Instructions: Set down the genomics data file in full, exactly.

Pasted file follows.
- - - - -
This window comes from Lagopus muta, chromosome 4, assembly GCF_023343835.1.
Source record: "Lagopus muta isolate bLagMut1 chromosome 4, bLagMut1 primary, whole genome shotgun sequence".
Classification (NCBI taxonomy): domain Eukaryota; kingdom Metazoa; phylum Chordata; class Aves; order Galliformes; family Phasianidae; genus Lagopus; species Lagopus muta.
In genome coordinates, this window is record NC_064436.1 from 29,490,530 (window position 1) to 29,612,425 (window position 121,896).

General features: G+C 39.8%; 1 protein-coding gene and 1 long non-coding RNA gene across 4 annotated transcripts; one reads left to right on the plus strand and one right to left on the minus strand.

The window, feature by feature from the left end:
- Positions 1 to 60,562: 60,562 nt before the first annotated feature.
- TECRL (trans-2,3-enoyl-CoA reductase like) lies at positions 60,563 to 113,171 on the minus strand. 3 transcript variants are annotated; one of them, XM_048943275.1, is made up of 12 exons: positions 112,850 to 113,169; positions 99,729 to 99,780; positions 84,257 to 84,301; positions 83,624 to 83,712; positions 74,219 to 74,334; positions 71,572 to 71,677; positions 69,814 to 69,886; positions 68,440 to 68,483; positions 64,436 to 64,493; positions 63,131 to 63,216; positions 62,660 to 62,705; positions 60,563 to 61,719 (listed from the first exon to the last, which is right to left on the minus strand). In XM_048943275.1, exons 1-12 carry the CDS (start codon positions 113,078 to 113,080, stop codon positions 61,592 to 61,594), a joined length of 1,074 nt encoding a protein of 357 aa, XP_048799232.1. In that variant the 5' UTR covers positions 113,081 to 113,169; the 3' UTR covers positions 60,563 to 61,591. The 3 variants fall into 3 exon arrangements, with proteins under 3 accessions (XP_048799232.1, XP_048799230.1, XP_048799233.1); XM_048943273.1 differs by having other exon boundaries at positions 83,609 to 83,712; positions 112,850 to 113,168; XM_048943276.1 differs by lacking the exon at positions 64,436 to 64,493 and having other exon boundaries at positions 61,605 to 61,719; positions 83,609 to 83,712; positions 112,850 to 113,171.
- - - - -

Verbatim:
This window comes from Lagopus muta, chromosome 4, assembly GCF_023343835.1.
Source record: "Lagopus muta isolate bLagMut1 chromosome 4, bLagMut1 primary, whole genome shotgun sequence".
Classification (NCBI taxonomy): domain Eukaryota; kingdom Metazoa; phylum Chordata; class Aves; order Galliformes; family Phasianidae; genus Lagopus; species Lagopus muta.
In genome coordinates, this window is record NC_064436.1 from 29,490,530 (window position 1) to 29,612,425 (window position 121,896).

General features: G+C 39.8%; 1 protein-coding gene and 1 long non-coding RNA gene across 4 annotated transcripts; one reads left to right on the plus strand and one right to left on the minus strand.

The window, feature by feature from the left end:
- Positions 1 to 60,562: 60,562 nt before the first annotated feature.
- TECRL (trans-2,3-enoyl-CoA reductase like) lies at positions 60,563 to 113,171 on the minus strand. 3 transcript variants are annotated; one of them, XM_048943275.1, is made up of 12 exons: positions 112,850 to 113,169; positions 99,729 to 99,780; positions 84,257 to 84,301; positions 83,624 to 83,712; positions 74,219 to 74,334; positions 71,572 to 71,677; positions 69,814 to 69,886; positions 68,440 to 68,483; positions 64,436 to 64,493; positions 63,131 to 63,216; positions 62,660 to 62,705; positions 60,563 to 61,719 (listed from the first exon to the last, which is right to left on the minus strand). In XM_048943275.1, exons 1-12 carry the CDS (start codon positions 113,078 to 113,080, stop codon positions 61,592 to 61,594), a joined length of 1,074 nt encoding a protein of 357 aa, XP_048799232.1. In that variant the 5' UTR covers positions 113,081 to 113,169; the 3' UTR covers positions 60,563 to 61,591. The 3 variants fall into 3 exon arrangements, with proteins under 3 accessions (XP_048799232.1, XP_048799230.1, XP_048799233.1); XM_048943273.1 differs by having other exon boundaries at positions 83,609 to 83,712; positions 112,850 to 113,168; XM_048943276.1 differs by lacking the exon at positions 64,436 to 64,493 and having other exon boundaries at positions 61,605 to 61,719; positions 83,609 to 83,712; positions 112,850 to 113,171.